State of Texas found guilty of violating voter registration law

Vote here or anywhere in Harris County.

A U.S. District Judge on Friday ruled that the state violated voter registration law by failing to allow Texans to register to vote when they renew their driver’s license or submit an address change application online. The judge gave Texas a month to have a ‘fully operable” system in place.

“This is yet another example of Republican state lawmakers trying to restrict voting rights,” said Lillie Schechter, Harris County Democratic Party Chair.

The National Voter Registration Act requires state governments to offer voter registration to any eligible person who applies for or renews a driver’s license. Those going to Texas DPS in person have been able to complete a voting application, but online users have been forced to follow a more drawn out process.

“Texas Republicans have repeatedly tried to restrict voting access,” Schechter said. “They have fought against online registration for years.”

The Department of Public Safety (DPS) points Texans to its online portal to renew a driver’s license or submit a change of address, but the system instructs users to print out a form that must be filled out and mailed to a county registrar in order to register to vote.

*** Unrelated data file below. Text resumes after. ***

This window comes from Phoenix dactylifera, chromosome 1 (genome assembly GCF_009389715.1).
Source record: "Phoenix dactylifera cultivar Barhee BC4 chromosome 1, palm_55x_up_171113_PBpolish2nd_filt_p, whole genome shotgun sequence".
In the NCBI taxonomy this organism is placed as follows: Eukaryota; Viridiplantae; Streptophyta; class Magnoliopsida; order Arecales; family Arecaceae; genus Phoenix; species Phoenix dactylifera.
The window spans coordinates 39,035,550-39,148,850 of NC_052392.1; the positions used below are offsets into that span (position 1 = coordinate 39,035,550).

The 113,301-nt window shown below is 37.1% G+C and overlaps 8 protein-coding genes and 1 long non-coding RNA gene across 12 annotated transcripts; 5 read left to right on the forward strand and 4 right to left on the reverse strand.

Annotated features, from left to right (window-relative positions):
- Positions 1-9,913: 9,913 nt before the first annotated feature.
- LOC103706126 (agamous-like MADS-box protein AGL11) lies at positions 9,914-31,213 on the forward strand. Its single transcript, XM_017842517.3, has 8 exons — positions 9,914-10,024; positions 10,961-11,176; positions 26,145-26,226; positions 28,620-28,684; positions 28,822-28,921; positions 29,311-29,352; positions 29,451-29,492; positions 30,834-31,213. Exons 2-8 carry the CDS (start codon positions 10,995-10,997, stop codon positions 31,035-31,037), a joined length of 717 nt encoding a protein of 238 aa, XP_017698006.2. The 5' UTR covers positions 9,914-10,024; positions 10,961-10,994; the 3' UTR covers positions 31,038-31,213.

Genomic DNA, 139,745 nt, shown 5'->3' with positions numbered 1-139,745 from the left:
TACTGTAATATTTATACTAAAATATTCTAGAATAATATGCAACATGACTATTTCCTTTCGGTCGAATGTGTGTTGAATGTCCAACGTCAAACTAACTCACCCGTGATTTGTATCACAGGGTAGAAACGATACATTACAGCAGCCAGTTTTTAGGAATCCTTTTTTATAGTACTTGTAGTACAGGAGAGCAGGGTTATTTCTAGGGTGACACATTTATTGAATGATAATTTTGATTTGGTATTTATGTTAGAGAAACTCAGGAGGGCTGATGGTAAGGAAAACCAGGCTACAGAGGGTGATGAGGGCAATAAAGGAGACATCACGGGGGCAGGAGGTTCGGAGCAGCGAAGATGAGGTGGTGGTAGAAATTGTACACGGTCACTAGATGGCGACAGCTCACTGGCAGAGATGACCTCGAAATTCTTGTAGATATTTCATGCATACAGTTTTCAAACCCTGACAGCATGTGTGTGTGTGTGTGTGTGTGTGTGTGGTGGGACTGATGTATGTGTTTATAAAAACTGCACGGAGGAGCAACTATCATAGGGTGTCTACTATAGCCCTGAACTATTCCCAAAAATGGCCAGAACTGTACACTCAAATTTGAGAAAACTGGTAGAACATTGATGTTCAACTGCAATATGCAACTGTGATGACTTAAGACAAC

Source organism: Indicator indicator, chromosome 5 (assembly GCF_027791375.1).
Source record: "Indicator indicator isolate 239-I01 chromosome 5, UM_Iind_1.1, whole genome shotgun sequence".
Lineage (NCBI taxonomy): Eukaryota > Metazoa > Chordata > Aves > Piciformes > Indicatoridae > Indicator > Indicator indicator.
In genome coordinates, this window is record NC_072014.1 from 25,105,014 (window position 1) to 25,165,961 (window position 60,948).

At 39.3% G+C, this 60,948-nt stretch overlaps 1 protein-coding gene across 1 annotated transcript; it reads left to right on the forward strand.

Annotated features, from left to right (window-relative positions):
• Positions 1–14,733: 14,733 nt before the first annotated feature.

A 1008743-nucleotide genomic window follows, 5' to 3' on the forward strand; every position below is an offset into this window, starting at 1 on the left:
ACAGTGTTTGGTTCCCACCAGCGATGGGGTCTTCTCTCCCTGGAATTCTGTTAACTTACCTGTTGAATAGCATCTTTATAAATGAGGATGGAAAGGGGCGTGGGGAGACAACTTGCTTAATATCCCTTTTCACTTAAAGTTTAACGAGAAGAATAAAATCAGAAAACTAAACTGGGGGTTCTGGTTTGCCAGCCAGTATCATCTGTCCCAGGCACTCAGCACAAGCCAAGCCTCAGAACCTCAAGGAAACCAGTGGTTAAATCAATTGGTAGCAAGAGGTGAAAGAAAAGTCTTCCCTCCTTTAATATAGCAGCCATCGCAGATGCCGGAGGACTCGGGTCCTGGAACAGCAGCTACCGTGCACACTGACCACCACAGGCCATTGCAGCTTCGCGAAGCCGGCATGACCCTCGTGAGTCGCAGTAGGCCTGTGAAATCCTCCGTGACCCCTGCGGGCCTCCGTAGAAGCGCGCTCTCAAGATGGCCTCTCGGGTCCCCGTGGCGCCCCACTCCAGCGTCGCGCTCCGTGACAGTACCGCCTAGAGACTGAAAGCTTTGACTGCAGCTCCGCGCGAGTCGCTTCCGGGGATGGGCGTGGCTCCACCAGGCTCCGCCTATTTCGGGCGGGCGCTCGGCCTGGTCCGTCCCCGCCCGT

U.S. District Judge Orlando Garcia said Texas DPS cannot deny online voter registration applications when DPS online services are used for license renewals or address changes.

“DPS encourages Texans to use its online services…because it is easier and more convenient,” Garcia wrote. “It cannot at the same time, deny simultaneous voter registration applications when those online services are used.”

“These attempts to restrict voting access most often disproportionately impact Democratic voters,” said Schechter. “We should be removing barriers to voting and voter registration, not erecting them.”

Garcia wrote that a DPS system allowing for online voter registration “would very likely lead to great efficiency, less human error, a massive saving in costs, and increased voter registration.”

“It is unbelievable that lawmakers would have a system in place that actually costs more money and creates a greater possibility for human error in order to make registering to vote more difficult,” said Schechter.

“We must continue to watch for voter suppression tactics and fight against them to ensure the will of the people is not undermined,” she said.

Garcia gave the state until Sept. 23 to have a “fully operable” online system in place.